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Column Storage
Top of Liquid Chromatography Q&A
Q1
Q2
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Q7
  Q8
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  Q10
Q1
How should a reversed phase column be stored?
A1
If you are not using the column for one or two days, it is recommended to keep the flow at a reduced rate. For medium-term storage (several days to about one month), seal the column without rinsing unless the mobile phase is harsh acid or alkali and keep it where the temperature does not change greatly. For long-term storage (several months to about one year), store the column after replacing the mobile phase with one containing at least 50% organic solvent. (If the mobile phase is NH2, replace it 100% with CH3CN when storing the column.)
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Q2
How should an ion exchange column be stored?
A2
An ion exchange column is usually stored with a mobile phase. There is no problem if the storage period is about two weeks. For long-term storage of over one month, replace the mobile phase with buffer solution containing neutral organic solvent. The buffer solution may contain salts if they are neutral and about 20 to 100 mmol/L
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Q3
How should the carbohydrate analysis column SUCREBEAD I be stored?
A3
Replace the mobile phase with 1 mol/L NaOH and seal the column for storage.
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Q4
What will happen if the column deteriorates?
A4
Since silica support is dissolved when deteriorated by alkali, peak leading and peak splitting by void are seen. Deterioration by acid may reduce retention by losing alkyl groups. Deterioration by the contamination of packing materials may reduce retention, break the peak shape, increase the column pressure, and reduce separation efficiency.
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Q5
The number of theoretical plates is decreasing. Is there any problem?
A5
The column can be used with no problem provided the decrease does not affect separation or measurement. If the number of theoretical plates is remarkably low, the column may be aged, in which case it should be replaced.
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Q6
For the periodic management of column performance, what management items should be set?
A6
For periodic management, test the column under the same conditions as the column report delivered with the column. The test items are the naphthalene retention time, the number of theoretical plates, the peak shape, and the pressure. Set the level according to the needs of your applications. For the tests, it is recommended to use the same LC system for measurements wherever possible. The results slightly differ depending on the LC system.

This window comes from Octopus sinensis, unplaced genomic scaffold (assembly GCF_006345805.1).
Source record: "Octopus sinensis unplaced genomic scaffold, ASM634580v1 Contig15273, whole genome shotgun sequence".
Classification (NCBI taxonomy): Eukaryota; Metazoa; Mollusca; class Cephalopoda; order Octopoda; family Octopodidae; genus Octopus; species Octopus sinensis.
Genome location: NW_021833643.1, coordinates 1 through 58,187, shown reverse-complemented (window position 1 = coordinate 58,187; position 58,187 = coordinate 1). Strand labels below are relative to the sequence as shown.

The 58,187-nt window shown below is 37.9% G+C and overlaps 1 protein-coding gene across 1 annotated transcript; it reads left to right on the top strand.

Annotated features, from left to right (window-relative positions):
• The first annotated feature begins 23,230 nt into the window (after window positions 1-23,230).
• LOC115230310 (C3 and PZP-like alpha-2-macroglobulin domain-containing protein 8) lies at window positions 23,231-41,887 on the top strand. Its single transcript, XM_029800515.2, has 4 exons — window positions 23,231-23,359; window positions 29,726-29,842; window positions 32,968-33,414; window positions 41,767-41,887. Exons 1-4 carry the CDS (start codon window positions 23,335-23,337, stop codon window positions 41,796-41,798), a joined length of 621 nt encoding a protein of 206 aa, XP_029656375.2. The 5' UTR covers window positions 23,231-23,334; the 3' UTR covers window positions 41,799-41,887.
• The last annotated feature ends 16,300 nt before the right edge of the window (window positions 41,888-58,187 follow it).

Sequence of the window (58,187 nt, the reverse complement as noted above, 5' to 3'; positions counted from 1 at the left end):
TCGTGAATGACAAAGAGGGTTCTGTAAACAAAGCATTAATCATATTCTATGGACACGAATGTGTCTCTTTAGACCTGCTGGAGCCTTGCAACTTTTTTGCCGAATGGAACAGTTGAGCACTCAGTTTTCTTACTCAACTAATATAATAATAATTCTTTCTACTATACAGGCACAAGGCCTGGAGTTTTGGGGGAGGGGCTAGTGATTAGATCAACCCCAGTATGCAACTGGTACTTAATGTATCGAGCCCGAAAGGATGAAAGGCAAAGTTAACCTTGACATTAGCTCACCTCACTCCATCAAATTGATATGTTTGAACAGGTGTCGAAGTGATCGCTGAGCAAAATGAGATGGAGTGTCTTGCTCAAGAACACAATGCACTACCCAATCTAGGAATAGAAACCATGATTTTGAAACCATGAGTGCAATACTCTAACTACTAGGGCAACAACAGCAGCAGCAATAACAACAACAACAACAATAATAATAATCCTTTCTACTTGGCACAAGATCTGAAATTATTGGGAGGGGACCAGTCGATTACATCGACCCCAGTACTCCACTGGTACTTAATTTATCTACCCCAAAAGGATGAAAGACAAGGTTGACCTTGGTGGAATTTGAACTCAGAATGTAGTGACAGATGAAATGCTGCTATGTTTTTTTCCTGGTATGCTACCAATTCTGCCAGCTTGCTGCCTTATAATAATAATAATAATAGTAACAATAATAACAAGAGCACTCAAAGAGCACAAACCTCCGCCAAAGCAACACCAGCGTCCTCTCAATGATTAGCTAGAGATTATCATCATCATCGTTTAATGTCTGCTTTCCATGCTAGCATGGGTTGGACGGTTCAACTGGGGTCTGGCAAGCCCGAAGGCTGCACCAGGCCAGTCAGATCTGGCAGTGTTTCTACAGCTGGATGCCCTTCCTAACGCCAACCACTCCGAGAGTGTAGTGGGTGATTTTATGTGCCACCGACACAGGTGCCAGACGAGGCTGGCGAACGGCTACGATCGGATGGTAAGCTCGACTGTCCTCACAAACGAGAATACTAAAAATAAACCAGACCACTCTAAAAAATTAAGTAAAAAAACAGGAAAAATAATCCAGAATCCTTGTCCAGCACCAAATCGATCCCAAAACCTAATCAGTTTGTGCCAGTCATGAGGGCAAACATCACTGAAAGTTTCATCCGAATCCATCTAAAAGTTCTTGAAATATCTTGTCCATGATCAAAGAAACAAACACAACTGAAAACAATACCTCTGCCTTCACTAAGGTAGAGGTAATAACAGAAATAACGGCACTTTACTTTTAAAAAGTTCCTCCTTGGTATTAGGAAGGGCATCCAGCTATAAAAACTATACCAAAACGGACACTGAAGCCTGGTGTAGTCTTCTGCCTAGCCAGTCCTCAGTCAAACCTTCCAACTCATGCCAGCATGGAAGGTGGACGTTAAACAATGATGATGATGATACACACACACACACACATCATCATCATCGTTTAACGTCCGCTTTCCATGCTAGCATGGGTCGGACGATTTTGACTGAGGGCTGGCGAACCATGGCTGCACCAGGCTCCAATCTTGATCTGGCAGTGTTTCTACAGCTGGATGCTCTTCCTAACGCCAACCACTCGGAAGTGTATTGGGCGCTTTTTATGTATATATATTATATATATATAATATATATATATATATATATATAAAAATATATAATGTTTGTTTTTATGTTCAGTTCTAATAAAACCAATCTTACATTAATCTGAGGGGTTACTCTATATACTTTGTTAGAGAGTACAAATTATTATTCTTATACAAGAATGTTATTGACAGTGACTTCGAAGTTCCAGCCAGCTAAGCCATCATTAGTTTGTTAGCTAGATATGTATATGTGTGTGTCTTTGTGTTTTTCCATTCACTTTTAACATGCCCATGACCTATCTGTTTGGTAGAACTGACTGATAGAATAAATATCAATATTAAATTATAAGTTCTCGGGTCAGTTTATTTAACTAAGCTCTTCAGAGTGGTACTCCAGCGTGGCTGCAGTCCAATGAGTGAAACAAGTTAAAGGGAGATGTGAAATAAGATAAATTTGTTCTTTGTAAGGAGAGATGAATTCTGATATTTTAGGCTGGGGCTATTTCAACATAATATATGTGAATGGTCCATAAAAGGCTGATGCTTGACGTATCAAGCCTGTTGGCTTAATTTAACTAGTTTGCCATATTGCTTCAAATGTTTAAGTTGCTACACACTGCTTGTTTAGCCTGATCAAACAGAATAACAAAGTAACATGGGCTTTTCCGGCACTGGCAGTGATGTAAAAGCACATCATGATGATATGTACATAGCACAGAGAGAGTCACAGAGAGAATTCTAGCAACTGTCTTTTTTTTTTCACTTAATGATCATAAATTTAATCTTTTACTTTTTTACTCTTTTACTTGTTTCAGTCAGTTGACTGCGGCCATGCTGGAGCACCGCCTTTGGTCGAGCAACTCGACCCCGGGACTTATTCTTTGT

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Q7
How can a column packing fault be identified?
A7
Analyze the fault under the same conditions as the column report delivered with the column by measuring the naphthalene retention time, the number of theoretical plates, the peak shape, and so on. If the result is remarkably different from that given in the column report (slight differences between instruments), the packing condition may be faulty. Contact Shiseido.
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Q8
What is the standard column life?
A8
The column life varies with the concentration of organic solvent, the type and concentration of salt, the acid type, pH, and so on. In general, an alkali mobile phase shortens the column life. The life is also shortened if the ratio of organic solvent is 10% or less, especially if the mobile phase is alkali with 100% buffer solution, if a salt containing boracic acid ions or halogen (excluding sodium perchlorate) is added, or if a surfactant like an ion-pair reagent is added. Note that organic bases like triethylamine make the life shorter than inorganic bases. This is true also if an acidic mobile phase is used. When using trifluoroacetic acid for protein analysis, for example, set the concentration of the initial organic solvent to 10% or higher for a gradient system wherever possible. Starting from 0% (100% water) imposes load on the column.
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Q9
What will the column life be in pH10 or stronger alkali?
A9
At pH11 where the hydroxide ion concentration is 10 times greater than that at pH10, for example, the life will be reduced to about a tenth or less, although this depends on the temperature, organic solvent content, and other conditions.
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Q10
We are analyzing proteins. What will the column life be?
A10
We cannot say specifically because the column is greatly affected by the conditions of analysis and the sample matrix. If the initial CH3CN concentration is 10% or less at a gradient, for example, the life will be extremely short because alkyl groups are easily detached by TFA. In case of a gradient, retention tends to become small because increasing the acetonitrile concentration causes the elution of alkyl groups. If the retention has become remarkably low, replace the column. Top of Liquid Chromatography Q&A.
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